While the term "Luddite" originally sprang from the armed resistance to textile machines, today's meaning can be broad, and is usually used to describe anyone who resists technology. In the current atmosphere, "Luddite" also often carries a negative connotation. Why wouldn't you want a phone that can take and send pictures or a car with a TV? "I think today it is used in the sense of being foolishly resistant to technology," Fox says. "It's a term of derision. People say, 'I'm no Luddite, but....' And they apologize for something they're holding out against."
Fox is pleased to take on the Luddite mantle, and frequently boasts of her resistance to technology. "The tyrannical nature of the computer just goes beyond anything we've ever experienced before," she says. "There are obvious things: as a writer, unless I was 92 and hugely famous, I would be expected to send in my manuscript on a disk. And of course we won't even go into what that's done with prose. But the tyrannical nature of the computer is in other things. For instance," she says, with exasperation clinging to every word, "I have some new books I order for my store when I can't get old books on a particular subject I want. And the book distributor I was ordering them from informed me that I could no longer get the same discount if I ordered them over the phone. I would have to order them over the Internet." After it took her over two hours to do what would normally only cost her 10 minutes, Fox switched distributors to one that would still allow her to order over the phone. "But I'm looking at the fact that maybe in two or three years, they're going to say the same thing," Fox bemoans. "'You can't get the discount unless you do this by computer.'"
Fox's refusal to accede to the every whim of technology illustrates both the nature of a modern Luddite and the harsh reality of her stance. By necessity, almost any Luddite action involves a single individual or a small group resisting a much larger force. As a result, any rebellion must generally measure its successes against an overall loss. "There have been small victories," Fox says, "but [they] are rare indeed. I think it becomes very, very difficult to resist in this day and time, and sometimes I almost despair," Fox admits, before turning to Ned Ludd and his disciples for inspiration. "On the other hand, we're still talking about the original Luddites. So, in a sense, they've been quite successful, because we still use their name to describe those who put up some kind of resistance."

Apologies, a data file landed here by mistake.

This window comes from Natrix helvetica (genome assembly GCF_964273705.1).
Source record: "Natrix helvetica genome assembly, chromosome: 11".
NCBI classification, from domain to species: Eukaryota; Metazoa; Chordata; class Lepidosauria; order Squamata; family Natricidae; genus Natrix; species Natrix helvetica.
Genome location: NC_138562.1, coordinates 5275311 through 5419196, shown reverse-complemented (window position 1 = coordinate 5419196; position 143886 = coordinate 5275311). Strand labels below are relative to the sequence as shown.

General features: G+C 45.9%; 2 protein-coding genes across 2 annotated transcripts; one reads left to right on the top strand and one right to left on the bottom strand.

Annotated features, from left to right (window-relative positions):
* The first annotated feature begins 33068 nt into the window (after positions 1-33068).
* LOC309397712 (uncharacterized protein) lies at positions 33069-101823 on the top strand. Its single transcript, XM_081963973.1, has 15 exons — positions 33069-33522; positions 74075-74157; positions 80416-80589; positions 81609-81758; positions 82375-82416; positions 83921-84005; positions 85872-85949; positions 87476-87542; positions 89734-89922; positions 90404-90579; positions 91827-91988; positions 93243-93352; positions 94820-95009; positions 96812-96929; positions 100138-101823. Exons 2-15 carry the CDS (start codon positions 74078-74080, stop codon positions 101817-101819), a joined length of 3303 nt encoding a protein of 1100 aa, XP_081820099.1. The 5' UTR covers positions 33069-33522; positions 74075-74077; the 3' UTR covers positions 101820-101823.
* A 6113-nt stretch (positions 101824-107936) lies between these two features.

The rising opposition to the industrial revolution in England coincided with an artistic movement called Romanticism that was populated by poets like William Wordsworth, Lord Byron (who fought the Frame Breaking Act in Parliament), and William Blake. In Against the Machine, Fox links the Romantics, who put an emphasis on the human spirit and the glory of nature, with the Luddite movement and its anti-machine stance. "The machine has no spirit," she says. "The machine is dead, and humans are alive. I don't think those are over-simplified terms."
The Romantic movement precipitated a similar cultural revolution in America, led by such luminaries as Ralph Waldo Emerson, Walt Whitman, and Henry David Thoreau, whose yearlong stay in a cabin, self-immortalized in Walden, has become the emblem of a Luddite lifestyle. "[Thoreau] says throughout Walden that he was trying to find a way to live as cheaply as possible so he could write. He was not a recluse, he was not anti-social," says Fox. "He understood that getting rid of things was important. Obviously his association with nature was important. He was a person who took charge of his own life. He did what he needed to do, when he needed to do it, and he did so with a wonderful affection for nature, and a fabulous talent for expressing what he was experiencing, and being able to share that with others," Fox says. "So, he's a great gift for us in many ways. But it's that taking charge of one's life that's important, and not letting other people be in charge of it."